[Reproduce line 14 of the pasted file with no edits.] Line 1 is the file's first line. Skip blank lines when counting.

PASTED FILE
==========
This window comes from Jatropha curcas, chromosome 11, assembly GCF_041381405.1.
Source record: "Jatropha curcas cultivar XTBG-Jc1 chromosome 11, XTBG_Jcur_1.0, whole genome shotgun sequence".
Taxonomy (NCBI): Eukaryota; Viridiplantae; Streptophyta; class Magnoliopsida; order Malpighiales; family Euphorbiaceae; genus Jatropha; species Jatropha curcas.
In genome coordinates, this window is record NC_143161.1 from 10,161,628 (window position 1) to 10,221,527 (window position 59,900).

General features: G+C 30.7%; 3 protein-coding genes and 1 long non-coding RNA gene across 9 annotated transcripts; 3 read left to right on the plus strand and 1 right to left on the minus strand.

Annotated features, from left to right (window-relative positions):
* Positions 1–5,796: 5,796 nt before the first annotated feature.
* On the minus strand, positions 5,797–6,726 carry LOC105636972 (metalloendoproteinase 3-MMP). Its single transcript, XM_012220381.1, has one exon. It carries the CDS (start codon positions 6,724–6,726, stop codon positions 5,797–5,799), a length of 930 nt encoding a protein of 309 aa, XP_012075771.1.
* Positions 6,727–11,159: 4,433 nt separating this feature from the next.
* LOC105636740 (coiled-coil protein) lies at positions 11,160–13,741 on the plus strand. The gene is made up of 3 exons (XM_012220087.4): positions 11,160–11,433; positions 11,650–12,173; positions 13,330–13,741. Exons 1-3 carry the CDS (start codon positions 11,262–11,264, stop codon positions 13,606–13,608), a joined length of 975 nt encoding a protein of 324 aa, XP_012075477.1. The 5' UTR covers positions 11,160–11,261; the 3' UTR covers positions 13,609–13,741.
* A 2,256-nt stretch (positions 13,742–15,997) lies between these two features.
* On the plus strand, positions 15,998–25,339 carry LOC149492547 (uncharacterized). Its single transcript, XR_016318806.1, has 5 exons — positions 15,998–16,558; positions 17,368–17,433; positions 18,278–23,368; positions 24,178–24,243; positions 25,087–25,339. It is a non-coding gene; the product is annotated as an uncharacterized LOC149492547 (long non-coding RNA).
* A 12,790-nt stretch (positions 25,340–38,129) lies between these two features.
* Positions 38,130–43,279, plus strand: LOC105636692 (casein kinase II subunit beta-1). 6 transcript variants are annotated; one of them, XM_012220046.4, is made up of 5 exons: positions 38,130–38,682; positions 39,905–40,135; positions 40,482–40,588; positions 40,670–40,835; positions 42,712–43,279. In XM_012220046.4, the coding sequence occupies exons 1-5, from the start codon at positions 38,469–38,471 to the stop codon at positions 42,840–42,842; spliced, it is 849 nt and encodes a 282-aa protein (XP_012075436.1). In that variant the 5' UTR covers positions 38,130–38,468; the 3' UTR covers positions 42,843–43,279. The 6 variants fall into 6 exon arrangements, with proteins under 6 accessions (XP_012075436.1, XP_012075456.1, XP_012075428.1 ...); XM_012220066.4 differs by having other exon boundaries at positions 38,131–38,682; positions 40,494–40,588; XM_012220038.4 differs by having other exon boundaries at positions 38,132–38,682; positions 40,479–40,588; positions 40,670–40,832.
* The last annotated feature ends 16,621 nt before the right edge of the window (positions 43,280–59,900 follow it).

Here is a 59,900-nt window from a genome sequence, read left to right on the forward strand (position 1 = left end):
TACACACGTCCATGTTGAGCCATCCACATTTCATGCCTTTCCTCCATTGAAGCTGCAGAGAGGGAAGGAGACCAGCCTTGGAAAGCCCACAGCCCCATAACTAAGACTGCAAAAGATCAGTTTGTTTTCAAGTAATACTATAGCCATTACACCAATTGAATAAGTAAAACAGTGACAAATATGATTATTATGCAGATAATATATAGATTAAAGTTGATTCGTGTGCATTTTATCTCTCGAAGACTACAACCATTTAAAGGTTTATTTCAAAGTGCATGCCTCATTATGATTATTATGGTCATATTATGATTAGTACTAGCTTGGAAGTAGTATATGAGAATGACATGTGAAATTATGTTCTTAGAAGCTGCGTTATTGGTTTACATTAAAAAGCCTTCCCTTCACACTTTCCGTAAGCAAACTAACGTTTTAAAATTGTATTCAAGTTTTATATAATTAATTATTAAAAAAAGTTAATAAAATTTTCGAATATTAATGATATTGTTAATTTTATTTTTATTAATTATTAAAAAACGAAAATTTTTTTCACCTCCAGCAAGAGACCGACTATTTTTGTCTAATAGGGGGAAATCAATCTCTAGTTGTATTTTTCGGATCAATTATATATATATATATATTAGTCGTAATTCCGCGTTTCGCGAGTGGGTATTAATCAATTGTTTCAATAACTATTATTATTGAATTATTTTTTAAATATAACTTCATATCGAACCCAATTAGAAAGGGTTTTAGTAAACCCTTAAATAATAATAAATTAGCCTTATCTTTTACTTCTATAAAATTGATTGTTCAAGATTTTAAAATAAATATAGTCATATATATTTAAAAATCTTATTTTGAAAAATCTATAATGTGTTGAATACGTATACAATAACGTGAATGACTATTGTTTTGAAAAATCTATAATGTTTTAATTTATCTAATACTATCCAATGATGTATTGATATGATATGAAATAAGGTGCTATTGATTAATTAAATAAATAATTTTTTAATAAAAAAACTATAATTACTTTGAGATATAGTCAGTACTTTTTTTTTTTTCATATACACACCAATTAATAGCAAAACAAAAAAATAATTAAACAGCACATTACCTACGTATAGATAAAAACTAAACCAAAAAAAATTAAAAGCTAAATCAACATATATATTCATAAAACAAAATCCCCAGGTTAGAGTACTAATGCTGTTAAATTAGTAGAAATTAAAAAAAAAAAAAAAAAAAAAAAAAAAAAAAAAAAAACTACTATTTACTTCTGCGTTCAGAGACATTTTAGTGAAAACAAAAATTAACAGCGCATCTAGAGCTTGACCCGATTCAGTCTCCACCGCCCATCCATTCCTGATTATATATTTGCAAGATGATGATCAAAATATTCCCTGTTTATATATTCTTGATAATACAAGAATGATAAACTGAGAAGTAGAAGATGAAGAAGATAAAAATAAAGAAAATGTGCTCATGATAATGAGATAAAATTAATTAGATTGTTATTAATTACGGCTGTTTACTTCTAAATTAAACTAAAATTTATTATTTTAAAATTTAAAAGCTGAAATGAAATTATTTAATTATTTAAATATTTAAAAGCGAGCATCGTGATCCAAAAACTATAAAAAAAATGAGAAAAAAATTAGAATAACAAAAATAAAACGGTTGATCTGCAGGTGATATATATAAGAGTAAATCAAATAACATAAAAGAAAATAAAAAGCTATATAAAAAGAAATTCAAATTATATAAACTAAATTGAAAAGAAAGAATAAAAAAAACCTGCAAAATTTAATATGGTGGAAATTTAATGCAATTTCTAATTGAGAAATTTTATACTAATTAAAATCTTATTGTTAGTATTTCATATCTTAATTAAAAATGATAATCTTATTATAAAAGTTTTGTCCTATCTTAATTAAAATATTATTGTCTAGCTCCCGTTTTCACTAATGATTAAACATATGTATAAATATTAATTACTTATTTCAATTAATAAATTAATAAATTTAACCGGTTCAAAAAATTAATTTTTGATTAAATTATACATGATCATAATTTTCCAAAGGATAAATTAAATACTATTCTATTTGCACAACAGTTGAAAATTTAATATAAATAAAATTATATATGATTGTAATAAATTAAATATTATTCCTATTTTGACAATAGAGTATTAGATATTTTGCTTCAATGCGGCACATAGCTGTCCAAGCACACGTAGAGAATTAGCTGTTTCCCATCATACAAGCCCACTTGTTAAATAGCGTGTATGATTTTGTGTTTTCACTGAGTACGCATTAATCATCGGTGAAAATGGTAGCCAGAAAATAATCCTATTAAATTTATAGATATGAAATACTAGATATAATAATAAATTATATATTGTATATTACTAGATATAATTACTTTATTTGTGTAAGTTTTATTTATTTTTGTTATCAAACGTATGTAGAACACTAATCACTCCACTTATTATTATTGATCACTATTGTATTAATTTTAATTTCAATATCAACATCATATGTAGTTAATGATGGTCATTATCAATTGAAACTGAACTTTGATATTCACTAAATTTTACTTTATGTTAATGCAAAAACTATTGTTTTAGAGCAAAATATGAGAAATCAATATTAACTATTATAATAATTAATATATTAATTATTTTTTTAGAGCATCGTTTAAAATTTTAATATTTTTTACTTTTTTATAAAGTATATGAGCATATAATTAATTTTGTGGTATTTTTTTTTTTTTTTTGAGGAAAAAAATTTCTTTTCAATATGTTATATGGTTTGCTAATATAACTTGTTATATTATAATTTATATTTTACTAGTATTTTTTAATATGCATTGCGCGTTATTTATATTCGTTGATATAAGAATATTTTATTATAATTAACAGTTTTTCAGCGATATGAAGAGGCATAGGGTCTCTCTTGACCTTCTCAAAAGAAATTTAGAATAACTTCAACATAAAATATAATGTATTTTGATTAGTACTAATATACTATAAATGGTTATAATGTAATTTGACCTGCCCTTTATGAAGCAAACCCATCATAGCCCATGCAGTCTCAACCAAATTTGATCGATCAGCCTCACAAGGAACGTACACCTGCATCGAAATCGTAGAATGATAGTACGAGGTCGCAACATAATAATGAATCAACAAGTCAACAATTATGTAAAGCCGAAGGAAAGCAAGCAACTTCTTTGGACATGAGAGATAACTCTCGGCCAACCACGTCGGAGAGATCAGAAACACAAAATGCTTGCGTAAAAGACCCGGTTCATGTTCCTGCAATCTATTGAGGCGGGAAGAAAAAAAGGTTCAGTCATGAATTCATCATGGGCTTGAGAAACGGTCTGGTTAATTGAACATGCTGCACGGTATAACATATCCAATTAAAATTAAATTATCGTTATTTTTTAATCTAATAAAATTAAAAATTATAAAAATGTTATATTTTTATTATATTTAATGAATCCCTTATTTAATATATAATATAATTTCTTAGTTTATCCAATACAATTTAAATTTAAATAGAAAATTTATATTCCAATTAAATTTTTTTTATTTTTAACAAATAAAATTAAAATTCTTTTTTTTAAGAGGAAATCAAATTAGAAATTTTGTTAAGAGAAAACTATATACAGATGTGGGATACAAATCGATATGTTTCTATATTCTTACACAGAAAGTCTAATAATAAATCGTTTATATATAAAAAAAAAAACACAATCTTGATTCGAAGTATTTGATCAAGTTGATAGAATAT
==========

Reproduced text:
* Positions 38,130–43,279, plus strand: LOC105636692 (casein kinase II subunit beta-1). 6 transcript variants are annotated; one of them, XM_012220046.4, is made up of 5 exons: positions 38,130–38,682; positions 39,905–40,135; positions 40,482–40,588; positions 40,670–40,835; positions 42,712–43,279. In XM_012220046.4, the coding sequence occupies exons 1-5, from the start codon at positions 38,469–38,471 to the stop codon at positions 42,840–42,842; spliced, it is 849 nt and encodes a 282-aa protein (XP_012075436.1). In that variant the 5' UTR covers positions 38,130–38,468; the 3' UTR covers positions 42,843–43,279. The 6 variants fall into 6 exon arrangements, with proteins under 6 accessions (XP_012075436.1, XP_012075456.1, XP_012075428.1 ...); XM_012220066.4 differs by having other exon boundaries at positions 38,131–38,682; positions 40,494–40,588; XM_012220038.4 differs by having other exon boundaries at positions 38,132–38,682; positions 40,479–40,588; positions 40,670–40,832.